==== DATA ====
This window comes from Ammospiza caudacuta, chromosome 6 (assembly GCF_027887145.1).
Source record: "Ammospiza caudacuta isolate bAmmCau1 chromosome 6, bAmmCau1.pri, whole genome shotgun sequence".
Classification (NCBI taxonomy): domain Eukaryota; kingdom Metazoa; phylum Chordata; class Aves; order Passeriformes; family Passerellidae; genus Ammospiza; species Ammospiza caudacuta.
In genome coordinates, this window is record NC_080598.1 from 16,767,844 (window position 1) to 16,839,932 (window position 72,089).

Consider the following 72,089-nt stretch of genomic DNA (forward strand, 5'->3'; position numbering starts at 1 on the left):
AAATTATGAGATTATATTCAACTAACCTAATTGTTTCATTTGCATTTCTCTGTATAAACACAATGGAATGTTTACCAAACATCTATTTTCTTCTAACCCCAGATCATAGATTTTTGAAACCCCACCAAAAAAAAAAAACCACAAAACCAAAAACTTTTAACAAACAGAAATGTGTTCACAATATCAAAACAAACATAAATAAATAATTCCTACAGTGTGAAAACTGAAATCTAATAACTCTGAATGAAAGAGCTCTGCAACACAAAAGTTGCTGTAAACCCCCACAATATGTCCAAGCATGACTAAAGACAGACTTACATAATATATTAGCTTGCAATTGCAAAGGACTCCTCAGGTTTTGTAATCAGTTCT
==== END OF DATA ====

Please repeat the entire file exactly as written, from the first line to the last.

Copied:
This window comes from Ammospiza caudacuta, chromosome 6 (assembly GCF_027887145.1).
Source record: "Ammospiza caudacuta isolate bAmmCau1 chromosome 6, bAmmCau1.pri, whole genome shotgun sequence".
Classification (NCBI taxonomy): domain Eukaryota; kingdom Metazoa; phylum Chordata; class Aves; order Passeriformes; family Passerellidae; genus Ammospiza; species Ammospiza caudacuta.
In genome coordinates, this window is record NC_080598.1 from 16,767,844 (window position 1) to 16,839,932 (window position 72,089).

Consider the following 72,089-nt stretch of genomic DNA (forward strand, 5'->3'; position numbering starts at 1 on the left):
AAATTATGAGATTATATTCAACTAACCTAATTGTTTCATTTGCATTTCTCTGTATAAACACAATGGAATGTTTACCAAACATCTATTTTCTTCTAACCCCAGATCATAGATTTTTGAAACCCCACCAAAAAAAAAAAACCACAAAACCAAAAACTTTTAACAAACAGAAATGTGTTCACAATATCAAAACAAACATAAATAAATAATTCCTACAGTGTGAAAACTGAAATCTAATAACTCTGAATGAAAGAGCTCTGCAACACAAAAGTTGCTGTAAACCCCCACAATATGTCCAAGCATGACTAAAGACAGACTTACATAATATATTAGCTTGCAATTGCAAAGGACTCCTCAGGTTTTGTAATCAGTTCT